'Tom always said to me, "Don't worry' Jim' we'll eventually build you the ultimate 10-string." He put it that way because he knew it would be a collaboration between us, even though ultimately, he would build the guitar.

We discussed just about every design possibility we could both think of, from what I knew I needed, to what Tom thought was necessary. These discussions continued for ten years, from 1978 to 1988, until he finally built me one of the best guitars I have ever owned.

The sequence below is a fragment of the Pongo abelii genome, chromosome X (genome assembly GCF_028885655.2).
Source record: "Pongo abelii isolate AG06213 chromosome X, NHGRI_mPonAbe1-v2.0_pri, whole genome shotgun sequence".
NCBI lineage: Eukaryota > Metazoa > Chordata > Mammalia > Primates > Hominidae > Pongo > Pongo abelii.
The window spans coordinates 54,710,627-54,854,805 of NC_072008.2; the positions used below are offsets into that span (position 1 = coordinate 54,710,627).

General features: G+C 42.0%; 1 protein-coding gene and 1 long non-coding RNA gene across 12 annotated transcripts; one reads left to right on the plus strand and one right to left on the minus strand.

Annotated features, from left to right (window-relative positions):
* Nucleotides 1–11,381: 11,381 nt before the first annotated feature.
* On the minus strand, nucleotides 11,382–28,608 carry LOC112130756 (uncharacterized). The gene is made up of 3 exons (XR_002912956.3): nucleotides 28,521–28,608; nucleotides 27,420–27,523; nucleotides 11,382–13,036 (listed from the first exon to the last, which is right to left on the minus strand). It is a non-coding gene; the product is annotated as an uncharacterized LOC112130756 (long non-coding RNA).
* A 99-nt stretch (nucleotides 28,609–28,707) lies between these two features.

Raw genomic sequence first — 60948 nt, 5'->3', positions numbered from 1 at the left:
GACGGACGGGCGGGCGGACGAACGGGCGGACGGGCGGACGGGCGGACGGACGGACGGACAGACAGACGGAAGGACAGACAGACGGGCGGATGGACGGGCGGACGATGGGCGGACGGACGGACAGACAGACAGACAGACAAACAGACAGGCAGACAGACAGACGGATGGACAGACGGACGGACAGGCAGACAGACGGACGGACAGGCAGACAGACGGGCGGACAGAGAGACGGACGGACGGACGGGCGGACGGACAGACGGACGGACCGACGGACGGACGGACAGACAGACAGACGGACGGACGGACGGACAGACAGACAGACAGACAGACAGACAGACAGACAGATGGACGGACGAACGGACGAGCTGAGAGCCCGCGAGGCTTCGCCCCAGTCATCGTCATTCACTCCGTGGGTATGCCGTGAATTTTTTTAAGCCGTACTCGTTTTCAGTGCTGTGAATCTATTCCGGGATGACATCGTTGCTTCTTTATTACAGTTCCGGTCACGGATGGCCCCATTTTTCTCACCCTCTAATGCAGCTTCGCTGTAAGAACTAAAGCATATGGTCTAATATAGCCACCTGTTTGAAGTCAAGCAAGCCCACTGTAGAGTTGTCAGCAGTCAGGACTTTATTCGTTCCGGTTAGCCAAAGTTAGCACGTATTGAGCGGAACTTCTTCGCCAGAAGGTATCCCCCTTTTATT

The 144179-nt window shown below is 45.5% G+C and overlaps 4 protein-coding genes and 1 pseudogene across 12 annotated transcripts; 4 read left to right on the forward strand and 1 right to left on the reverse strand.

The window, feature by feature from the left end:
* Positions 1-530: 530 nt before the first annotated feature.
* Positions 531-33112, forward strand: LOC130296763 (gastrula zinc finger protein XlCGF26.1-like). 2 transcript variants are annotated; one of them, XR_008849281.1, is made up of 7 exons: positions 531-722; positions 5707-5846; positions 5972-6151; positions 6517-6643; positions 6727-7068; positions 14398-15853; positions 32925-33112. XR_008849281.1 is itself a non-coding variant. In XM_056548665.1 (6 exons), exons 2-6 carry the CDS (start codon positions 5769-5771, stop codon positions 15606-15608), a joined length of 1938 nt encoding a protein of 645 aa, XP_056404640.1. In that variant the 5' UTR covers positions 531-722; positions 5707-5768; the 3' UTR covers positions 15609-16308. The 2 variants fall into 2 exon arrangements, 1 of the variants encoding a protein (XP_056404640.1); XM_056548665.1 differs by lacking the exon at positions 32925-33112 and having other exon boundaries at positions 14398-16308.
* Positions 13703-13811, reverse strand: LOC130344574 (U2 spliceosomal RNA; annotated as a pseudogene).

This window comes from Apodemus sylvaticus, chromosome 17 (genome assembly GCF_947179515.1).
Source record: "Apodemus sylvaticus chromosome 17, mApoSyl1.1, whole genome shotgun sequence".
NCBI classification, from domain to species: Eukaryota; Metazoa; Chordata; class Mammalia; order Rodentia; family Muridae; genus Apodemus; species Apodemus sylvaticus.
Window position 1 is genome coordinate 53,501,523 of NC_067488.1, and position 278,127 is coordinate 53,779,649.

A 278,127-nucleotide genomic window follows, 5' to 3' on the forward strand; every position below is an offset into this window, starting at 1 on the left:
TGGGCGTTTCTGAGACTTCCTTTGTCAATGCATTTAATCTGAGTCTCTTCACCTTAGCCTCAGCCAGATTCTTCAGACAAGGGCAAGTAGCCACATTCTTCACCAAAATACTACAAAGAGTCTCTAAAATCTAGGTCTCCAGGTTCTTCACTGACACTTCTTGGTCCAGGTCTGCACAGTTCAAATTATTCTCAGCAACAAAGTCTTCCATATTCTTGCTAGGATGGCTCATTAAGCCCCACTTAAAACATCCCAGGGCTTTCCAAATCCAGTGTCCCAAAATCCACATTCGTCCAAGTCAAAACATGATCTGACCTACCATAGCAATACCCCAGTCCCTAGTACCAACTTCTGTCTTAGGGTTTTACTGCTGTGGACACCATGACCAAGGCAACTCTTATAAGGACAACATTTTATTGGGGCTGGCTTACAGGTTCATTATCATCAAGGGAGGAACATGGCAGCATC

‘Toward the end of this period, Tom surprised me one day with a change of conversation from our usual guitar talk. Tom wasn't overly religious but he knew that I was. We had discussed that I was praying this guitar would come out really good because I was kind of broke, and the cost was going to take almost everything I had - to the point that I couldn't afford to buy another one if this didn't turn out the way we hoped. Tom saw what he thought was evidence that my prayers were being answered when he began to build this guitar. Everything was going better than even he imagined it would. In the midst of this process he said "Jim, I just can't go on like this anymore."